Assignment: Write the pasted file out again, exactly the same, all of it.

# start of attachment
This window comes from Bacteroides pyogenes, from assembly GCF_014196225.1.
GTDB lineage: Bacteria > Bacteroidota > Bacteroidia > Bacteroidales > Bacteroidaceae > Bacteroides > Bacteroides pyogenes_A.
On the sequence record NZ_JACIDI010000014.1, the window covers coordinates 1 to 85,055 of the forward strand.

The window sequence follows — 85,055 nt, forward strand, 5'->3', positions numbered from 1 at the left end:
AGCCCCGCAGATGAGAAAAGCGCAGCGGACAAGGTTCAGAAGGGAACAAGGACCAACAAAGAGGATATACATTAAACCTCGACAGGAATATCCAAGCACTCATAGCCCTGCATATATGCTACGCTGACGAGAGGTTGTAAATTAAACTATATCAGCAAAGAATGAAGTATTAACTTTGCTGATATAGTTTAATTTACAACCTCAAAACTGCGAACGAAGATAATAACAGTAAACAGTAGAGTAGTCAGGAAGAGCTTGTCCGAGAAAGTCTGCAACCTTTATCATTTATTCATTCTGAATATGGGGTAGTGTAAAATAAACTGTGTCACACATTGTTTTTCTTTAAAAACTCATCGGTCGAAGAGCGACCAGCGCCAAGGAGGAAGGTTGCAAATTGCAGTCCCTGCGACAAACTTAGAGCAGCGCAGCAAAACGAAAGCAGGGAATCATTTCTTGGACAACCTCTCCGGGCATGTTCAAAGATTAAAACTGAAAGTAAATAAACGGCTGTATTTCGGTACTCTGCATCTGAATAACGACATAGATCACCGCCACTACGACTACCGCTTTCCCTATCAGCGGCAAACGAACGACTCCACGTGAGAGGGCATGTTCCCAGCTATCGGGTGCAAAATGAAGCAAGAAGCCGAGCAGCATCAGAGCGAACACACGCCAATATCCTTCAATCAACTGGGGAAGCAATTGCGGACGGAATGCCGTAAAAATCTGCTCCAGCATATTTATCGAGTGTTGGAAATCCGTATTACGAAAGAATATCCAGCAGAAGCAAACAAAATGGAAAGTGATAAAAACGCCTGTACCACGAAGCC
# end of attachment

This window comes from Bacteroides pyogenes, from assembly GCF_014196225.1.
GTDB lineage: Bacteria > Bacteroidota > Bacteroidia > Bacteroidales > Bacteroidaceae > Bacteroides > Bacteroides pyogenes_A.
On the sequence record NZ_JACIDI010000014.1, the window covers coordinates 1 to 85,055 of the forward strand.

The window sequence follows — 85,055 nt, forward strand, 5'->3', positions numbered from 1 at the left end:
AGCCCCGCAGATGAGAAAAGCGCAGCGGACAAGGTTCAGAAGGGAACAAGGACCAACAAAGAGGATATACATTAAACCTCGACAGGAATATCCAAGCACTCATAGCCCTGCATATATGCTACGCTGACGAGAGGTTGTAAATTAAACTATATCAGCAAAGAATGAAGTATTAACTTTGCTGATATAGTTTAATTTACAACCTCAAAACTGCGAACGAAGATAATAACAGTAAACAGTAGAGTAGTCAGGAAGAGCTTGTCCGAGAAAGTCTGCAACCTTTATCATTTATTCATTCTGAATATGGGGTAGTGTAAAATAAACTGTGTCACACATTGTTTTTCTTTAAAAACTCATCGGTCGAAGAGCGACCAGCGCCAAGGAGGAAGGTTGCAAATTGCAGTCCCTGCGACAAACTTAGAGCAGCGCAGCAAAACGAAAGCAGGGAATCATTTCTTGGACAACCTCTCCGGGCATGTTCAAAGATTAAAACTGAAAGTAAATAAACGGCTGTATTTCGGTACTCTGCATCTGAATAACGACATAGATCACCGCCACTACGACTACCGCTTTCCCTATCAGCGGCAAACGAACGACTCCACGTGAGAGGGCATGTTCCCAGCTATCGGGTGCAAAATGAAGCAAGAAGCCGAGCAGCATCAGAGCGAACACACGCCAATATCCTTCAATCAACTGGGGAAGCAATTGCGGACGGAATGCCGTAAAAATCTGCTCCAGCATATTTATCGAGTGTTGGAAATCCGTATTACGAAAGAATATCCAGCAGAAGCAAACAAAATGGAAAGTGATAAAAACGCCTGTACCACGAAGCC